When COVID-19 cancelled plans for Tayven Cadieux’s ninth birthday, his community rallied in a way he will never forget.
“I was outside playing and all of a sudden a couple of cars came by and people started shouting ‘Happy Birthday,’” said Tayven, a soft-spoken Grade 3 student at Sir John Moore School in Corunna.
“Then there were more and more. I felt special that I got my own parade.”
A convoy of 40 trucks and cars decorated for a birthday showered him with cards and posters as they passed. Family and friends joined in, as did some total strangers.
Tayven’s mom Adrienne came up with the surprise parade idea after the hockey tournament he was to attend on his birthday was cancelled by the pandemic.
Using social media, she invited friends and family to drive by the Brentwood Crescent home at 4:30 p.m. when Tayven was outside playing catch with his dad, Chris, and 10-year-old sister Ayla.
“It just skyrocketed,” said Chris. “People said it was a great feel-good idea.”
Three fire trucks from Corunna and Shell Canada joined the parade with sirens blaring.
“We were just blown away,” said Chris.
Three days later, Tayven had a chance to pay it forward by decorating his dad’s vehicle and joining another parade for another student.
Several more birthday parades are planned in Corunna thanks to Helen Smith’s Facebook page, “Paddock Green.”
Smith and co-administrator Caitlyn Marinaro have transformed what was a community information resource page into a way to keep children active during the isolation period.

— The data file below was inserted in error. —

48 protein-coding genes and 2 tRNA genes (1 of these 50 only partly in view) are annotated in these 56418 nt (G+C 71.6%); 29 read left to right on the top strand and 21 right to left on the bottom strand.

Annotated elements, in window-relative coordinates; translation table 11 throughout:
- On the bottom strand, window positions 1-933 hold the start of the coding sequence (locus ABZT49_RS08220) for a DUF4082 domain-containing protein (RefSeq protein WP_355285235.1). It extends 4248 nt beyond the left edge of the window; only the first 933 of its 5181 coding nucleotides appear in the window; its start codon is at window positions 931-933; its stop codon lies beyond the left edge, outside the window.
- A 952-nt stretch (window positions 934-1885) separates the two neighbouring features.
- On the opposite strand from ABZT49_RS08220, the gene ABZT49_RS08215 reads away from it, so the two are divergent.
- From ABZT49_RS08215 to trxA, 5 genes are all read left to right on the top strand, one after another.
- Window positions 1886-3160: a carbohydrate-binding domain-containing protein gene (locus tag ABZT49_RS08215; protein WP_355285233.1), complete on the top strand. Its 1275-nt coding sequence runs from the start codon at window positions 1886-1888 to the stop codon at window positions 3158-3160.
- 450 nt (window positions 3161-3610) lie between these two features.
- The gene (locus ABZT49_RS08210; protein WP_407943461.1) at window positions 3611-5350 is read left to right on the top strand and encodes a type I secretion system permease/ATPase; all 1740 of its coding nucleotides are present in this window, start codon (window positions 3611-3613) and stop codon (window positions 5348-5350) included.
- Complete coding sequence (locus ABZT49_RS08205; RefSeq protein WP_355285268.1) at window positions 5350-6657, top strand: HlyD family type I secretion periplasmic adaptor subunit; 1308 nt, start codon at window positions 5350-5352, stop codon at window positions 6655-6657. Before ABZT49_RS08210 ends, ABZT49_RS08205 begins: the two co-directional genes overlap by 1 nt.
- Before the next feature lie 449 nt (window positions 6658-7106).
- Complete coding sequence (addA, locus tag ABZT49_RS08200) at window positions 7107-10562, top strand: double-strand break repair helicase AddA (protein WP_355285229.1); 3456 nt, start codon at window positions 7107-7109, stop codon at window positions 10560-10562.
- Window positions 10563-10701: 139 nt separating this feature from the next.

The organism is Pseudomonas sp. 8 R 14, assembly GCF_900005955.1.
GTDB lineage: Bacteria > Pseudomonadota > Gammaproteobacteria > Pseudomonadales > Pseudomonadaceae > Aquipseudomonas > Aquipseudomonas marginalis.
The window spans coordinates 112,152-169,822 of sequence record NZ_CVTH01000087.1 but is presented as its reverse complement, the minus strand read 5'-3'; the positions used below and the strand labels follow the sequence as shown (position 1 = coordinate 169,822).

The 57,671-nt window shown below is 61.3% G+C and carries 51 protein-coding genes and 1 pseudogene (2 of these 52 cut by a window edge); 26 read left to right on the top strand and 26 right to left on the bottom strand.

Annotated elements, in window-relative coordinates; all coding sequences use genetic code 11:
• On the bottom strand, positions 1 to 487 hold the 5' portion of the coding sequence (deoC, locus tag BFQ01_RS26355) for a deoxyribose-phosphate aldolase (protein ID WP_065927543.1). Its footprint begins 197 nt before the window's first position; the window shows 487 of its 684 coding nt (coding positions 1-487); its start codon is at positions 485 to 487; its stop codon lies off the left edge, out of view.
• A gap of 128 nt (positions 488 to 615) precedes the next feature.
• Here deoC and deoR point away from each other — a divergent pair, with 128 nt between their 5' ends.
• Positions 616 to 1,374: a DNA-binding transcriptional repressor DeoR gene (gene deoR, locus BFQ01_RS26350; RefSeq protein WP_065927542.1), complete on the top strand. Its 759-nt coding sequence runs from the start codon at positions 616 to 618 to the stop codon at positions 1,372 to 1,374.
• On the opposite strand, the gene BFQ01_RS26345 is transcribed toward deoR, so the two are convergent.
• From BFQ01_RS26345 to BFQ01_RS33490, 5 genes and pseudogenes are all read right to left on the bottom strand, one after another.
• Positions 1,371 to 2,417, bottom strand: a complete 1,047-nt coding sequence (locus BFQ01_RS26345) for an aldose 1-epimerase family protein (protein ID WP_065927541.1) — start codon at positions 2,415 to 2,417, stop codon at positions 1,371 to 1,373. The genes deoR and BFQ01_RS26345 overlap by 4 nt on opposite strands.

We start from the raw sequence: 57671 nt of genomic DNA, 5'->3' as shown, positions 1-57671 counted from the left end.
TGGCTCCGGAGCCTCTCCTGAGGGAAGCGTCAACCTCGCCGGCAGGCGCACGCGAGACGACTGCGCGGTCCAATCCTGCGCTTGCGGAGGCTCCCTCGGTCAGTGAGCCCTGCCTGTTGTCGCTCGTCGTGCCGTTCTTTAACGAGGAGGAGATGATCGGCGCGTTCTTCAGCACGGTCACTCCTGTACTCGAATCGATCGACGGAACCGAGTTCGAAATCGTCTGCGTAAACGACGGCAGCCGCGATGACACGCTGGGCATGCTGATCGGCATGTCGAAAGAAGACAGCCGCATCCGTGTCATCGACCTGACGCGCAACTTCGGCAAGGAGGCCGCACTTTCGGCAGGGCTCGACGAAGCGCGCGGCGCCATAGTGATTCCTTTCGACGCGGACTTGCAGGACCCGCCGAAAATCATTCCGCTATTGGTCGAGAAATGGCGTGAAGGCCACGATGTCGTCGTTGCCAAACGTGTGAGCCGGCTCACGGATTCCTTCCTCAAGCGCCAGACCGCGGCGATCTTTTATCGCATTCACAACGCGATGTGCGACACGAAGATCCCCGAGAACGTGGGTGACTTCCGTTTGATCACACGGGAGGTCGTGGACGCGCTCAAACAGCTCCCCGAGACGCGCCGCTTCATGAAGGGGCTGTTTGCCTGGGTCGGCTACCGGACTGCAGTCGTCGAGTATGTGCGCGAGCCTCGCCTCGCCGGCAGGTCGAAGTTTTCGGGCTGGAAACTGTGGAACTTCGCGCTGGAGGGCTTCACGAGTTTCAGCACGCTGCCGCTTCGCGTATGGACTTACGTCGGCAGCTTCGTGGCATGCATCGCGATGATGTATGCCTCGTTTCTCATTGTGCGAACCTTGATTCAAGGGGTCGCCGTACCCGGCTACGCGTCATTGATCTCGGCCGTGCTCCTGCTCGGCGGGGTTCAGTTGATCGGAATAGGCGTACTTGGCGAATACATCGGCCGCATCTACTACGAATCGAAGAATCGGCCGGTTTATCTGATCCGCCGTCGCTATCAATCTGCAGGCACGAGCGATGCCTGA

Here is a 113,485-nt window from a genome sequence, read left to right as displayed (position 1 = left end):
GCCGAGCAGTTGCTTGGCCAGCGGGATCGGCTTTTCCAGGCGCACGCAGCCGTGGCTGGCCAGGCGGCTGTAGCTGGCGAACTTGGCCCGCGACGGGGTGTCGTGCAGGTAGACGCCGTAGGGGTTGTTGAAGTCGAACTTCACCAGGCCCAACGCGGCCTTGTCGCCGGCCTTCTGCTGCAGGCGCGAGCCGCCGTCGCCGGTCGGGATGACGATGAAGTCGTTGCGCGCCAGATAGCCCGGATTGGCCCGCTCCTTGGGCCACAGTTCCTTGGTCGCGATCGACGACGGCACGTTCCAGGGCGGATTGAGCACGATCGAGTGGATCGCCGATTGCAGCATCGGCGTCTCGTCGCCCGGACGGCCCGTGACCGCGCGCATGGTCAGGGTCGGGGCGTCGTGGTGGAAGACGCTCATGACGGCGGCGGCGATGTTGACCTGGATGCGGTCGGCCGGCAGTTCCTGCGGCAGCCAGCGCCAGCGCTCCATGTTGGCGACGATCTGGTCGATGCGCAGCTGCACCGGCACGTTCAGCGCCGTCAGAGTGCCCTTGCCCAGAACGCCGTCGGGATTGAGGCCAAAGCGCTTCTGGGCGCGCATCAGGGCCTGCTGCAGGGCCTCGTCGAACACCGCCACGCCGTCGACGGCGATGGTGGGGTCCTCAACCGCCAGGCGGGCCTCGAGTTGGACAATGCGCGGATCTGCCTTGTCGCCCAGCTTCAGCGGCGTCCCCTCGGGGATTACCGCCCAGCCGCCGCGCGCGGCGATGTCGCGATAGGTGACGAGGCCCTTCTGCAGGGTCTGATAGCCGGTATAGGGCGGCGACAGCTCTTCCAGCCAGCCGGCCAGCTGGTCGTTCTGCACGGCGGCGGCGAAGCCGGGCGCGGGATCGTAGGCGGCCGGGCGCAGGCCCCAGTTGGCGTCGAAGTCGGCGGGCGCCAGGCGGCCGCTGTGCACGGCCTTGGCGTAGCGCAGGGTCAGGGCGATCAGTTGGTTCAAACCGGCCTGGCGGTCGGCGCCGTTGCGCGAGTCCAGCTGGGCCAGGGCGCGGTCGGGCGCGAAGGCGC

Not only are birthdays celebrated and parades organized, craft projects are posted for Corunna kids of all ages, who are encouraged to display their artwork for what’s being called a neighbourhood “Window Walk.”
“I’m a stay-at-home mom and I work from home, so I’m used to being with my two boys,” said Smith, who has a two and four year old.
“But it’s hard not having anywhere to go. Yes, they are going a little crazy.”
She uses the Paddock Green Facebook page to post a new theme every three days for the Window Walk art.
Themes range from smiley faces to animals and encouraging words. It’s a two-fold project: Kids love doing artwork, then go for walks to search for decorated windows in the community.
“We have hundreds participating,” said Smith.
In some neighbourhoods, almost every house is decorated. And it’s not just kids having fun. Parents and grandparents are doing the Neighbourhood Window Walk too.
Children across Sarnia-Lambton are also encouraged to keep busy by making cards to thank front-line healthcare workers.
Carly Cox, co-ordinator at the Physician Recruitment Taskforce of Sarnia-Lambton, initiated the idea. Children make the cards, take photos of their work or scan them, and send them to firstname.lastname@example.org or the taskforce Facebook page.
“Our ultimate goal is to share them on TVs at medical clinics around town and make a slideshow of them for our physicians and health-care teams,” said Cox.
“We all feel a bit helpless right now, and this is a way we can help by sending messages to the people working so hard to keep our community health.”